As the Victoria Day long weekend approaches, the Island’s Trust is again urging travellers to stay away from the Gulf Islands.

Island’s Trust chair Peter Luckham says there are very limited medical facilities on the islands and the first responders are often volunteers.

Luckham also points out that many people living on the Gulf Islands are 60 years old, or older.

He says there should be no non-essential trips.

BC Ferries is advising people to any avoid non-essential travel on the Victoria Day long weekend.

The ferry corporation says many of communities that it serves have issued advisories to travellers warning about limited supplies, healthcare equipment, and resources.

These communities include the Gulf Islands, Northern Gulf Islands, and the Sunshine Coast.

After the Easter Long weekend in April, there was widespread anger expressed by Vancouver Island residents following reports of people taking ferries for holiday trips to the Island.

More than two-dozen mayors and regional district chairs gave their support to a letter calling on the province and federal transport ministry to restrict ferry travel on the May long weekend.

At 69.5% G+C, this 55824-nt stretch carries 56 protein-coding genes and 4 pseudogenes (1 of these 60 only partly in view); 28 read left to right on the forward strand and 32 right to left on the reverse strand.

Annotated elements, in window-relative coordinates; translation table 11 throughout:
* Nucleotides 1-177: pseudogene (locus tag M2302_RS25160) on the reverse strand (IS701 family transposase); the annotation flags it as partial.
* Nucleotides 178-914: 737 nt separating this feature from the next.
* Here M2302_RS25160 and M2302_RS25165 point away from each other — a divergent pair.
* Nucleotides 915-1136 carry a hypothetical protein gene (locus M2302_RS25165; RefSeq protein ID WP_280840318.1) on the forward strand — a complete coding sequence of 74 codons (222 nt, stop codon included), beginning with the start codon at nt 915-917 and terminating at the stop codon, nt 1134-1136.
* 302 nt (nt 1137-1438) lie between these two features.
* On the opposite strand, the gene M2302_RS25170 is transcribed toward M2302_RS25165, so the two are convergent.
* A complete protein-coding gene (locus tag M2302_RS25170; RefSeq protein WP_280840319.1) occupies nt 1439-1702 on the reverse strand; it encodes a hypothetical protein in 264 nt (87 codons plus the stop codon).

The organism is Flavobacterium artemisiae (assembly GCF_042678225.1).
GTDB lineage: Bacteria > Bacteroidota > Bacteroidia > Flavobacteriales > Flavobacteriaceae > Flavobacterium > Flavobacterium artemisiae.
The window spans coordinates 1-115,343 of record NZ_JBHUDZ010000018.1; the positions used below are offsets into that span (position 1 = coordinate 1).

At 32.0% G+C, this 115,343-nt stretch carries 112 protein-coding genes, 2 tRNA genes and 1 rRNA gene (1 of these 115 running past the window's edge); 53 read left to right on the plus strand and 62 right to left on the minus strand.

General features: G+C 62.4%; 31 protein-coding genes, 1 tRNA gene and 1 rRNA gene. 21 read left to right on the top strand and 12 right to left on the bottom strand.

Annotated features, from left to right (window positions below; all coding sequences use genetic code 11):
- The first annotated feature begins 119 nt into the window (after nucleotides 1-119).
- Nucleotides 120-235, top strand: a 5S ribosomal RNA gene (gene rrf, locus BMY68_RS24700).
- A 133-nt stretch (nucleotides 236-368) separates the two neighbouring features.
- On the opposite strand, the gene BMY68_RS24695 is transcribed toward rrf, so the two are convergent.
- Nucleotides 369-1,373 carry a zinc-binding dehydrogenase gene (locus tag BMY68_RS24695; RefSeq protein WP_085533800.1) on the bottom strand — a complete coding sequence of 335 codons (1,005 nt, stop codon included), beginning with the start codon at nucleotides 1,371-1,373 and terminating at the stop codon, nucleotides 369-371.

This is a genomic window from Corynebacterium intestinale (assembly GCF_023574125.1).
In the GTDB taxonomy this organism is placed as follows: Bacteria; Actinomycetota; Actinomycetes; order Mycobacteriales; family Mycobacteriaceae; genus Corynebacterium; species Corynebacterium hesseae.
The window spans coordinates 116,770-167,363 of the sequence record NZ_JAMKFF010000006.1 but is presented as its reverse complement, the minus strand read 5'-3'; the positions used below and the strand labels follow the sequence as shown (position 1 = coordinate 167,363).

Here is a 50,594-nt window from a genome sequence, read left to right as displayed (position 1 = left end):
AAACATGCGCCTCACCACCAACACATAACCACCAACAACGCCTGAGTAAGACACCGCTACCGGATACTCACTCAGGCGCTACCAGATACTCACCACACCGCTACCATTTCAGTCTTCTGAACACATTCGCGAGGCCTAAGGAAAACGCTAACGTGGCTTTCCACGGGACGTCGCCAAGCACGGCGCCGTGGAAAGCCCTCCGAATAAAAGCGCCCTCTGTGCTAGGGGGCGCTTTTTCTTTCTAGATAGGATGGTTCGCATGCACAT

The author of that letter, North Cowichan mayor Al Siebring, says it looks unlikely that call will be answered.

Siebring says, “we’ve made our case, we think they should” but adds that any decision to impose greater restrictions on ferry use is in the hands of the provincial government.

Dr. Bonnie Henry says the gradual re-opening of the economy depends on people continuing to strictly follow provincial health guidelines.

She says a Vancouver dentist conference in early March is a prime example of how easily COVID-19 spreads.

Dr. Henry says they know of at least 87 people in British Columbia “who became positive after attending that conference.”

She says that using genetic testing they know at least two or three people “were ill at that conference who introduced it to that environment.”